At some point, we've all probably played someone that we might be quick to label "CHEATER!!!1111~" I've written this article to address some of the issues that arise and offer advice on how to handle them.
We gamers traditionally come from a passive stock, which makes handling these kinds of problems really awkward. Often times we either just let it happen or overreact beyond what's reasonable. Keep in mind, the people we're playing with most of the time aren't just strangers at a gaming club - they become our friends and acquaintances, which makes an afternoon of gaming a whole lot more fun. We don't want to leave a gaming session fuming at people who in any other social gathering are a great time to be around.
So, in the interest of having more fun at your FLGS and saving friendships, lets look at my first kind of "cheater"...
*DISCLAIMER* - I give some examples of cheating in this article. Wasn't sure if I would, but I want to point some things out to gamers who might not exactly realize these things are going on.
Not having a firm grasp of the rules is somewhere we've all been at one point - it's just a part of learning. If you're both new to a game, you're probably making just as many mistakes as your opponent, so cut them some slack.
Your opponent is new to the game? Politely help them learn. Any mistakes they make in their favour are probably balanced by the stuff they're forgetting their units are capable of. Your grasp of strategy and list building should offset the benefits your opponent might be gaining from their mistakes.
Even experienced gamers make mistakes. This can often be caused by the fact we tend to learn from each other. A whole gaming club might have a small detail wrong until someone points out the mistake. "Oops." Again, focus on correcting behaviour, not on the wrong.
Examples of mistakes and how to handle them...
Game Rule Confusion
Just playing the game can be confusing to new players. Defer to the judgement of the more experienced player and check for yourself afterwards. Basic rules are usually pretty quick to look up. If the rule is confusing or vague, you might be better off rolling a die and handle the rule according to whoever wins for the rest of the game, then look it up later.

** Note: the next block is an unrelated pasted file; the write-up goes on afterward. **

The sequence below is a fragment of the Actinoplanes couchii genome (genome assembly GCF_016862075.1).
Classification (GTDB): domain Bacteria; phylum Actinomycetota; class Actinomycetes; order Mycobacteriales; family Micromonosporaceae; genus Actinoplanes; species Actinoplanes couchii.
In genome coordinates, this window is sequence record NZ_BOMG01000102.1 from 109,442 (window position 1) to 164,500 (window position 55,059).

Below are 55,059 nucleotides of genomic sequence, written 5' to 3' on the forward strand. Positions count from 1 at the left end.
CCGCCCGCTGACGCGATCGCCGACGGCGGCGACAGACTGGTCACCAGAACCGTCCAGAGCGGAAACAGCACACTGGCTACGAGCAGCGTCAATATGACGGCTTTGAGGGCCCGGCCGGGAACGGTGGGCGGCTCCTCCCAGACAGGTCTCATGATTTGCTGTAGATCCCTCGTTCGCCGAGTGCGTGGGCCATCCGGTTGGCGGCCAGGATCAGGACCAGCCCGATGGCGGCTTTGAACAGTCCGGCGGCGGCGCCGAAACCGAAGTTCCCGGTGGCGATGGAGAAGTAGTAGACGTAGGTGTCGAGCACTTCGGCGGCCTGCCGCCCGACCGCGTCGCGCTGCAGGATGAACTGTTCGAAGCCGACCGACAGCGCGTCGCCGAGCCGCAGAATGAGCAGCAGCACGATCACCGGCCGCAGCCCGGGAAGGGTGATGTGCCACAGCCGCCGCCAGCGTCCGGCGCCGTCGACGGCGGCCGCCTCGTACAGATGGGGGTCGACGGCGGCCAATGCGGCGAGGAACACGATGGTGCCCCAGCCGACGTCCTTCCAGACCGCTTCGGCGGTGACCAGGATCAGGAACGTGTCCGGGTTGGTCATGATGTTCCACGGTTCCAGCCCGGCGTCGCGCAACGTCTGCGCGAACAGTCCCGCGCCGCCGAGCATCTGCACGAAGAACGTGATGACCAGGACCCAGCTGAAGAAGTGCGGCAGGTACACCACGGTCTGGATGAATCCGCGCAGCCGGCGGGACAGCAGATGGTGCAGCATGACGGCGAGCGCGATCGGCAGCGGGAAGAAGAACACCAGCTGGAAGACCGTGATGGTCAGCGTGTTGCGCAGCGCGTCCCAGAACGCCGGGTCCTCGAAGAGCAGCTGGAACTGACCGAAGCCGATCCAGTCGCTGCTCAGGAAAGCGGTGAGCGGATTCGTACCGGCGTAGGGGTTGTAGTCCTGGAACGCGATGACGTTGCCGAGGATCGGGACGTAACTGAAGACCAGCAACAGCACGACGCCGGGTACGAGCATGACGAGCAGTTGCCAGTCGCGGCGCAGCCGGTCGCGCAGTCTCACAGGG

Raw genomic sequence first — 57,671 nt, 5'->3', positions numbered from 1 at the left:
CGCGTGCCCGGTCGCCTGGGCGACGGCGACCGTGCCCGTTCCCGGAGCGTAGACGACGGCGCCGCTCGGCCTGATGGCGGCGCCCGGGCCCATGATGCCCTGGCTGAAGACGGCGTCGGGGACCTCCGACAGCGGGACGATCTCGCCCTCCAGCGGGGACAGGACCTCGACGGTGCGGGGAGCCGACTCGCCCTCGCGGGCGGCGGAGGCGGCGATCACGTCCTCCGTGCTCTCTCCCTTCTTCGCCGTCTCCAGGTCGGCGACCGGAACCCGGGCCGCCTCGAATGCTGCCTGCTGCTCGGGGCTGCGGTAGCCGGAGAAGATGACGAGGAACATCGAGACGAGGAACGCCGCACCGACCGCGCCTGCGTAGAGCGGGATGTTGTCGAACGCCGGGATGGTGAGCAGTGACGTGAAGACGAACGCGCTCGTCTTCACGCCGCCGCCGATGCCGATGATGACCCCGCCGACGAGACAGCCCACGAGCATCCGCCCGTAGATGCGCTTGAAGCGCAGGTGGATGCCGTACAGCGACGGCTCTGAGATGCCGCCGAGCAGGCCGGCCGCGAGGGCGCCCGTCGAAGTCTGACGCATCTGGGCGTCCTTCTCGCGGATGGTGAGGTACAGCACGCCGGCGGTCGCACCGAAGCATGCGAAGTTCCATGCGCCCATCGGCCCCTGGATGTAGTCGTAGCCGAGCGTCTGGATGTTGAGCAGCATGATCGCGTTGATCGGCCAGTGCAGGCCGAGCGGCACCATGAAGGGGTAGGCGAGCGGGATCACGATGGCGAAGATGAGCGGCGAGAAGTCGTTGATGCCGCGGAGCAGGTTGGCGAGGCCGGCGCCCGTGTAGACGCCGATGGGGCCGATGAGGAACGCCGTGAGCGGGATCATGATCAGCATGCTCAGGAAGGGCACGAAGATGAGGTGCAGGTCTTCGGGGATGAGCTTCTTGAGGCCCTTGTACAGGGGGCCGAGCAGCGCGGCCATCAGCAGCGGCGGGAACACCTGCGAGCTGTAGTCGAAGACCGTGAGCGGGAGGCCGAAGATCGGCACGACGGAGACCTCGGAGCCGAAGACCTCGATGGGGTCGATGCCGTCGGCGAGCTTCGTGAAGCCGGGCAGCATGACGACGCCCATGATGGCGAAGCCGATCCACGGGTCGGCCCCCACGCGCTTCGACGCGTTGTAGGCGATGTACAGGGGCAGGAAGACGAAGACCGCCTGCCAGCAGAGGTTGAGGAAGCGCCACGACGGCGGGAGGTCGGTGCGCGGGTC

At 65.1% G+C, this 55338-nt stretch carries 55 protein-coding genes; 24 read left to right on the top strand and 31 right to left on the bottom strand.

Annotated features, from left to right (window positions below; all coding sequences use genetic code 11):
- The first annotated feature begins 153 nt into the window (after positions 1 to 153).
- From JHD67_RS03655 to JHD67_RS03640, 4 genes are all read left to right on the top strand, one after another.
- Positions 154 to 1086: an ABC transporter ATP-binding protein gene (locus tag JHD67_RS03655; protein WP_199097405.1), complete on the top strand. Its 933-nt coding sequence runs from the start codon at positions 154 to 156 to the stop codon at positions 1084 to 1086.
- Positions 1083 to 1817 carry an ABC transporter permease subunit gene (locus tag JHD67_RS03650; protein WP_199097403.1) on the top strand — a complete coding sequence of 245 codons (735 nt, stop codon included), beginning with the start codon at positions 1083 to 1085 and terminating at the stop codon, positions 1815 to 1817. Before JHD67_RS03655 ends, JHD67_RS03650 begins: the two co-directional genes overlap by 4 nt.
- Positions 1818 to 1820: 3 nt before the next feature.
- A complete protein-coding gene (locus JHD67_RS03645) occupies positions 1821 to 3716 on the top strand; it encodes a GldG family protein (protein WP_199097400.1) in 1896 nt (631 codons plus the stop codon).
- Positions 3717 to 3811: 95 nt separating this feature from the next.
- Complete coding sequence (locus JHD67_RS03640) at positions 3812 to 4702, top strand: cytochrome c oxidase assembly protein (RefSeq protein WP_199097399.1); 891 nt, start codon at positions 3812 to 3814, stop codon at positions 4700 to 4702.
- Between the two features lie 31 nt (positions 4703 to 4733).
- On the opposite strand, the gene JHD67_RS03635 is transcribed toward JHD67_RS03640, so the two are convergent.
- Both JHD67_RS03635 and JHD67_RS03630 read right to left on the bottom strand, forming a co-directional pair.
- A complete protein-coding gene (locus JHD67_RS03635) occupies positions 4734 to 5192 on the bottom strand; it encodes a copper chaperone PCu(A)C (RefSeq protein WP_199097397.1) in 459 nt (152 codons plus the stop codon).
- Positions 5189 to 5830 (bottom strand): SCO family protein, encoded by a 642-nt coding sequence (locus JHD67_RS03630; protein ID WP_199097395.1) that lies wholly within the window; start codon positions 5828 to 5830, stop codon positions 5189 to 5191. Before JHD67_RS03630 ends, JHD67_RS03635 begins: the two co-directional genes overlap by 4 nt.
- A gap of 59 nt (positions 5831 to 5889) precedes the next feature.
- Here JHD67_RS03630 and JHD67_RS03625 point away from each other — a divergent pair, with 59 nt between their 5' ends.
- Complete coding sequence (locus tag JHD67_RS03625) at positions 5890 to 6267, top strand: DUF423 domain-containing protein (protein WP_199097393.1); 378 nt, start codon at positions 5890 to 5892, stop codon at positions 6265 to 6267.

FAQ / Errata / Forums
When you're looking for a ruling after a game, these are great resources. Print these off and keep copies with your rule books. Be sure advice from forums are from an employee of the company.
Army Rule Confusion
If you're new, I always recommend focusing on learning your own rules first, rather than worrying about your opponents.
When you're learning or if you haven't played in a while, take the few seconds to double check a rule before using it.
Always give the benefit of the doubt - Passive cheats can be honest mistakes by people who don't know better and haven't been shown the error of their ways.
The difference between making mistakes and passive cheating is it's usually done by people who've been playing for some time, have bad gaming habits that often work in their favour and are too lazy or competitive to do anything about them.
Nip this behaviour in the bud during regular play, otherwise we're going to end with a confrontation during a tournament or at a key moment of a game when tensions are high. These situations often involve egos unable to admit their mistakes, being polite is always the best idea.
Examples of mistakes and how to handle them...
Measuring Front to Back for Movement
This comes down to simple math. When moving, always measure from and to the same point on an edge of the base. If you measure from the front of a base to the back of the base, then you've actually gained the base's width in extra movement.
The tape-measure "slide"
This is where a player measures his movement, but as they pick up and move the model, the tape measure moves forward too. I've seriously seen units gain 3-4 inches of bonus movement from this.
There's little to correcting this behaviour besides politely pointing out something like "I think your hand slipped" and to measure from where the mini was / the rest of its squad is to show them their error. Read "Measuring Threat Ranges" lower down for a better way of dealing with this in tight or game-critical situations.
As an active cheat, this is actually a form of "sleight of hand." When players move models, your eyes watch the hand picking up the model and moving it. You're not paying attention to the end of the tape measure.
Getting Carried Away
I can't stress this enough, cheating is often someone just forgetting the rules. It's natural that when we rush, we make more mistakes. Timed or close games especially.
SLOW DOWN. Breathe, walk away for a moment, pause to double-check a stat on your army list, check your Facebook - do something to clear that fog from your head that's not letting you think straight OR suggest your opponent does.
Maybe you / they don't belong in a timed tournament if it's too stressful.
Miscounting Dice, Rolling too Many
Instead of counting, remove all the dice that don't meet the number you're after. This forces you to slow down and makes missed dice stand out.
Rolling Dice into other Dice
Someone rolls a couple dice, but they accidentally roll into other dice. If you're concerned, ask for a reroll. Another fix for this is to roll into a box or a cup, though this doesn't give dice much of a chance to really roll.
Activating a unit multiple times on one turn